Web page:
I spent most of the day fighting with Symbol's 1 mbit Spectrum card. These are pre 802.11b frequency hopping wireless cards. There is a driver for Linux on SourceForge, so that seemed like a good place to start. But I hit some snags since the driver wasn't really meant for the 2.4 kernel. So I tried turning of the PCMCIA kernel functionality, but that didn't work. Finally I figured out that the driver didn't want to work with PCMCIA tools package 3.2.1. So I switched to 3.2.0, and that made some headway. I also leaned that <linux/malloc.h> has been deprecated for <linux/slab.h>... That caused some confusion as well. But now I have a card that is recognized, so tomorrow the real fun begins. I am going to add some functionality to the driver so that I can change the MAC address, and then I will put it into promiscuous mode. Then all I need to do is tie it in with Kismet, a wireless sniffer, and I am good to go.
At home I installed the Netgear MR314 wireless router. That was actually pretty easy and pleasant. Now I can hack from my bed.
I just read Doucer's paper on Sybil attacks. The gist of his paper is that you must have some central authority if you want to prevent an attacker from assuming multiple identities. I like his example, hashing an IP address, since the central authority is somewhat hidden but still there. Zooko believes that he is missing the point since trust networks can get around this problem, but then again trust networks will someday fix all our problems and probably become the sentient AI that send robots back in time to kill us. Anyway, this has got me thinking about ways to choose an arbiter that is truly unbiased. I have been thinking about a protocol that is verifiable by both parties and gives either side very small chance to cheat. (I don't think it is possible to eliminate that chance completely since there is a chance that your random arbiter is either a second instance of one party, or a friend.) More to come on this once I have it all worked out, hopefully with some numbers and properties of resistance.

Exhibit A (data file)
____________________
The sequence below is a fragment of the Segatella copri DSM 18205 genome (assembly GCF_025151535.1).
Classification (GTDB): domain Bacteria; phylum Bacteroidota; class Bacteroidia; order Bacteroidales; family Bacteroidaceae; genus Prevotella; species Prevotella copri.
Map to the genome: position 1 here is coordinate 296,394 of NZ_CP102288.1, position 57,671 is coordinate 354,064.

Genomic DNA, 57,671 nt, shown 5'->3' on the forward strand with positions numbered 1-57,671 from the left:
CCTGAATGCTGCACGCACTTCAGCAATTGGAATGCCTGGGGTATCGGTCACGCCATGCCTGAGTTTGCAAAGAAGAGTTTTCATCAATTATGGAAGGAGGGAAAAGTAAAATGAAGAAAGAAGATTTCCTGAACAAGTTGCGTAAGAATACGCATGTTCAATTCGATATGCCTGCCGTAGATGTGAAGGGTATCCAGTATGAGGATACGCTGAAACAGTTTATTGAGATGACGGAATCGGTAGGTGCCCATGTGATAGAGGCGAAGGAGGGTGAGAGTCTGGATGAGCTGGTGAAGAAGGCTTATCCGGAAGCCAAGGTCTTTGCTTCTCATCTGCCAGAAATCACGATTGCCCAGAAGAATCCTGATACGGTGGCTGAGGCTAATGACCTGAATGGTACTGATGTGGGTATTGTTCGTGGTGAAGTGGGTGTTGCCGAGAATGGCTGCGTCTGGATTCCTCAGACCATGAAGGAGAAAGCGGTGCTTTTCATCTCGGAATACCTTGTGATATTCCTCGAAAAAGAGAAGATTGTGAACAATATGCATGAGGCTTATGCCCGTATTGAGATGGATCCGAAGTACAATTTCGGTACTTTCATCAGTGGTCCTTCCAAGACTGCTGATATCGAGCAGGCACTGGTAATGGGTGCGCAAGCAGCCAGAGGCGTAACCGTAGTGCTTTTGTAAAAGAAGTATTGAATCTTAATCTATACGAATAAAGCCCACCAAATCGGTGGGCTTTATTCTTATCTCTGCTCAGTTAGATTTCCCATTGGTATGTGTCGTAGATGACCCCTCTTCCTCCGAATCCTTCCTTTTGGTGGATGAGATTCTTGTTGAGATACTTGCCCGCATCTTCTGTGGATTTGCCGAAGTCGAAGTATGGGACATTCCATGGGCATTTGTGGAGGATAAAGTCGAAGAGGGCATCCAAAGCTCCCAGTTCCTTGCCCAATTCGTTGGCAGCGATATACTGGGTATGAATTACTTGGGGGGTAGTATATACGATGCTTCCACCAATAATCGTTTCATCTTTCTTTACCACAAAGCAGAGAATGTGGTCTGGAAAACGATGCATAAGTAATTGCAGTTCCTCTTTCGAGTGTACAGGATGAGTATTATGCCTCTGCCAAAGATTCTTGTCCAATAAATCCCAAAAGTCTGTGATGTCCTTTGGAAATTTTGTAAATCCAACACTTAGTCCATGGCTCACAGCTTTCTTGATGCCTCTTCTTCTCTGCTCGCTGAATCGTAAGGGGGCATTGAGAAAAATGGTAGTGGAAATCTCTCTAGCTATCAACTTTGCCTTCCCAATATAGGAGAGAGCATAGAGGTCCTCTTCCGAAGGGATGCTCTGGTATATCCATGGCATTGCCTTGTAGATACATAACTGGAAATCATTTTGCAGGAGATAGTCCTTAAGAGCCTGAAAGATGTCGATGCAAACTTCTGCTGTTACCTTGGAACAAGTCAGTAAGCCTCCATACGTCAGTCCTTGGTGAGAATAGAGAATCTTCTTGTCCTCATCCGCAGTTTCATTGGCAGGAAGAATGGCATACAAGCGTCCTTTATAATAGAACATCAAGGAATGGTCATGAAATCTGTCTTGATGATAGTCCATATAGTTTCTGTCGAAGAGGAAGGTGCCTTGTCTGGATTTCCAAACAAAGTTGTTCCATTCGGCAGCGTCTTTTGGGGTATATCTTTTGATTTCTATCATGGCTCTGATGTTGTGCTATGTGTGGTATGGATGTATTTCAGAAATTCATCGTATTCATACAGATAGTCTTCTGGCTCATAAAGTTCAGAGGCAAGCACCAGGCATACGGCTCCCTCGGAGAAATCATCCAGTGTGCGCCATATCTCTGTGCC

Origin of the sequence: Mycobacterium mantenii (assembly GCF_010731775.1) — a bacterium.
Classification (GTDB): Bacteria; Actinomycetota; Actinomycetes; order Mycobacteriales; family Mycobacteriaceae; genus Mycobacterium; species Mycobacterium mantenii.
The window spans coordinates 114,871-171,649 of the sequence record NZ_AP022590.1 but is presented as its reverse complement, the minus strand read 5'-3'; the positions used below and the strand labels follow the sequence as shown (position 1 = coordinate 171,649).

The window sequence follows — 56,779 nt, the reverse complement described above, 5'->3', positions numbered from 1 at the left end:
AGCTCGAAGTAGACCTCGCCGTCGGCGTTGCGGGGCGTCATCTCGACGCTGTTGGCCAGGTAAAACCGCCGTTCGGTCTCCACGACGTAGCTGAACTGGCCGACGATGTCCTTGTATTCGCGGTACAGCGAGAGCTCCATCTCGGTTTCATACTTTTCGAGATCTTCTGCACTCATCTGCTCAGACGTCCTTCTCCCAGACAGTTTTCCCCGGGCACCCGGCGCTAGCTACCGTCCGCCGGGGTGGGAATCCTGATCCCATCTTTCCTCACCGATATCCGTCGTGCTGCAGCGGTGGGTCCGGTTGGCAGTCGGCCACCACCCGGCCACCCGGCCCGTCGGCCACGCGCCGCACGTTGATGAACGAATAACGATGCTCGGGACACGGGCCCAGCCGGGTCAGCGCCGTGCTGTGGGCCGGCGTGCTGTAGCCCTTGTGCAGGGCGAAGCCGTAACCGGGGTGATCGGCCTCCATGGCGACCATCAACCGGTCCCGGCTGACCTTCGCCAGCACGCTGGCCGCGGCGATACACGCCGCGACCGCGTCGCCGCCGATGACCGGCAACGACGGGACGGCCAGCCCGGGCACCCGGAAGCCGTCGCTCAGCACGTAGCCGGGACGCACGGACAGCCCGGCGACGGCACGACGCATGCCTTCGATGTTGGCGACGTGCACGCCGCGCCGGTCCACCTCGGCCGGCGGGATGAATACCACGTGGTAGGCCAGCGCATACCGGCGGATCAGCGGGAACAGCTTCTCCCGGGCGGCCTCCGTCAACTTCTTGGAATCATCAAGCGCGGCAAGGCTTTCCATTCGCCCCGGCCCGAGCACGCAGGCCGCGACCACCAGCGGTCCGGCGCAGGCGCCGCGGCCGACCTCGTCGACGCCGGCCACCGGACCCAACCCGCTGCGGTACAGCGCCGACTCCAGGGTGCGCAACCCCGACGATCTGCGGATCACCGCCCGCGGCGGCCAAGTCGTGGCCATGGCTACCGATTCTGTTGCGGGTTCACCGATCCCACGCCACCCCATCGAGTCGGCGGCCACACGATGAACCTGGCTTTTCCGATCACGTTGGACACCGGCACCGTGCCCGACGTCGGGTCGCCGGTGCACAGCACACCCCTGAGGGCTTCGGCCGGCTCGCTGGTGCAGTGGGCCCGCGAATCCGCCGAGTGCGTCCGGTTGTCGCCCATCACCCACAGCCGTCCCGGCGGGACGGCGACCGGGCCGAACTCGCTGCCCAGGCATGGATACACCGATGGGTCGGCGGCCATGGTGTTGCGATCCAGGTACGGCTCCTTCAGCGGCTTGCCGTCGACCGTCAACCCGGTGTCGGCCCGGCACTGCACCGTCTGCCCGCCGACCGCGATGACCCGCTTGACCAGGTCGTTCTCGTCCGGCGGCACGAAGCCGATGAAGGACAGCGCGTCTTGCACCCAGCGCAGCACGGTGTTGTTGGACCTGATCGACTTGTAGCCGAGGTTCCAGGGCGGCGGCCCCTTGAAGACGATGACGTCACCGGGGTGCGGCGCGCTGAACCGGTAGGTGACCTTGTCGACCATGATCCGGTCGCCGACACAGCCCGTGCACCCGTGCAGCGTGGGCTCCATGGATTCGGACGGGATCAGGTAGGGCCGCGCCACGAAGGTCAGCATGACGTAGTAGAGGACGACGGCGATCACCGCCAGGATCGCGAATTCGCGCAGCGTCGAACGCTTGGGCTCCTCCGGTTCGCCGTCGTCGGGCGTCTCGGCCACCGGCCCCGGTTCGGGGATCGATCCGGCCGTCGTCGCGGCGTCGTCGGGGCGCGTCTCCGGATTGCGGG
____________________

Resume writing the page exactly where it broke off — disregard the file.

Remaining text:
itamar* came over on Sunday for Mnet hack day, it was really a lot of fun to have someone to code with. I am helping him port EGTP to Twisted, and he is teaching me the zen of the Twisted reactor. We did end up getting a bit sidetracked though, talking about digital cash and anonimity. On a seperate note, I am still fighting with my dev environment and it is really starting to annoy me. The cygwin bash shell does not play well with Python's os.path.join(). This has led me to explore a tcsh shell not written by cygwin. I hope it works better because it is hard to test code when you can't get the packages installed. (This wasn't a problem before, but now that we are using distutils I am stuck.)
*It is an unfortunate side effect of advogato that one's name is case sensitive, hence my impoliteness at not capitalizing some people's names.
icepick is going to be in town on Sunday the 24th of November, so we are going to try to have a CryptoBrunch. There is a local coffee shop that has WiFi, and we intend to pipe in others over the net. I am also going to try to gather some of the NYC crowd (Itamar is alread in). If you live in NYC and you would like to talk about digital cash, crypto anarchy, p2p systems, or A-Team re-runs drop me an email.